Consumer confidence in the banking industry is on the rise globally with Kenyan customers among the most confident in the continent, driven by an increase in access to financial services through alternate channels.
These are the findings of EY’s 2014 Global Consumer Banking study, winning through customer experience, which surveyed over 32,000 banking customers in 43 countries including respondents from Kenya. It shows banks are providing traditional banking services well, but need to focus on important aspects of the customer experience. Banks must earn the highest levels of trust in order to retain customers, win more business and create genuine loyalty.
African customers also express stronger advocacy for their primary financial service provider than seen globally and are more likely to recommend their primary financial service provider. Customers in Kenya (62%) are the strongest advocates, followed by South Africa (51%) and Nigeria (46%). On a global average, only four out of every ten people can recommend their bank or financial services provider to other customers.
“Customers’ experience is the main driver of trust and is also the single most common reasons that customers open and close accounts globally; but customers in Africa also place greater importance on finding ways to save money, mobile banking features, reputation and protecting their financial information,” says Steve Osei-Mensah, Advisory Leader for Financial Services in East and Central Africa.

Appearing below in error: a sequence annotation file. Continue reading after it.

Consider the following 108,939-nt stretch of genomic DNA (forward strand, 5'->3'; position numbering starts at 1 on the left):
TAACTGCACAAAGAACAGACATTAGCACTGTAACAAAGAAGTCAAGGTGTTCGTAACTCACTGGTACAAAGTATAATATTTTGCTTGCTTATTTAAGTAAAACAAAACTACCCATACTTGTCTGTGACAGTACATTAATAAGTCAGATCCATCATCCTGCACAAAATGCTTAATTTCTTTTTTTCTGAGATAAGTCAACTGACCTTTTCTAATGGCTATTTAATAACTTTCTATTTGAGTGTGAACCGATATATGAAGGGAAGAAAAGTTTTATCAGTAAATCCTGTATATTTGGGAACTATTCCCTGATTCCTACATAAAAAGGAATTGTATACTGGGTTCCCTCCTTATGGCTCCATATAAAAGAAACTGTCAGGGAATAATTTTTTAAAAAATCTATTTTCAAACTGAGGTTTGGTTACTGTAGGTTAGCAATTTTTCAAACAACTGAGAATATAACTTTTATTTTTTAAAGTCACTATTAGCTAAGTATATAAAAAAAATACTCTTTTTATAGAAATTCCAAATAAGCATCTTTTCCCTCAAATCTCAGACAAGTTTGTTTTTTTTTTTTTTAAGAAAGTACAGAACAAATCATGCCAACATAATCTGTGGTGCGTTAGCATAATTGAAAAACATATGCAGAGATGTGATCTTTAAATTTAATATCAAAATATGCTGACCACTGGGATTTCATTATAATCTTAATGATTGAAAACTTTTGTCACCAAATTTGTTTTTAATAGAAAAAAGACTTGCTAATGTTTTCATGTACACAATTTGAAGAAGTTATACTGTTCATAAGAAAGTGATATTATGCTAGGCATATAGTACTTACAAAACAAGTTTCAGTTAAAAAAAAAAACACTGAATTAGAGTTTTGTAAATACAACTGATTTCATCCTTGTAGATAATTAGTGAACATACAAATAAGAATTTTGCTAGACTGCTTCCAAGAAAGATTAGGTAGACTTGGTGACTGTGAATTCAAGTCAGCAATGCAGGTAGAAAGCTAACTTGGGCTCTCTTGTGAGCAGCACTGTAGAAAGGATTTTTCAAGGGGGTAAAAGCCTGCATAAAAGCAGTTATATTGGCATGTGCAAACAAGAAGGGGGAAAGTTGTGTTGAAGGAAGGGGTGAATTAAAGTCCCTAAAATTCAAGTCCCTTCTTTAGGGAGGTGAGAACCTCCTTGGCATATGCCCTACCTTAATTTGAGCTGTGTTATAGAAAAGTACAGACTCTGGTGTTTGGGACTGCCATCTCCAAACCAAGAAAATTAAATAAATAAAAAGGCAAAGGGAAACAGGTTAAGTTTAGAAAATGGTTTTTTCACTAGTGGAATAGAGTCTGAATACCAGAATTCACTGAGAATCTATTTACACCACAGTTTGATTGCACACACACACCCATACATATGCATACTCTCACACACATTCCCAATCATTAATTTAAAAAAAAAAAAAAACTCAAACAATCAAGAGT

The Kenyan banks also need to improve their efficiency when it comes to problem resolution with more than half of customers in Kenya having experienced a problem in the 12 months prior to the survey being carried out, compared to approximately one third of bank customers globally.
“According to the survey, a high percentage of Kenyan customers want banks to provide them with plans that will help them reach their financial goals and help them invest in their financial well-being. This is why a higher percentage of Kenyan bank customers (86 percent, compared to an African average of 78 percent) want access to financial experts” says Celestine Munda, Advisory Leader for East and Central Africa.
Kenyan bank customers are also in need of customized products and services to fit their needs and lower their costs.
Banks in Kenya are facing increased competition from technology companies and mobile phone providers, who are providing customers with more options in banking and cash transfer.
Kenyans have more options than ever. And they and do not view traditional banks as having significant competitive advantage over newer types of financial institutions and technology companies. Kenya is clearly a global leader when it comes to alternative ways of banking, with 21 percent of Kenyans using a mobile service provider as their primary financial services provider; compared to an African and global Average of 6 percent and 2 percent respectively.
To download the full report, view the customer segmentation infographic, watch videos discussing the survey’s findings and explore data please visit www.ey.com/globalconsumerbankingsurvey.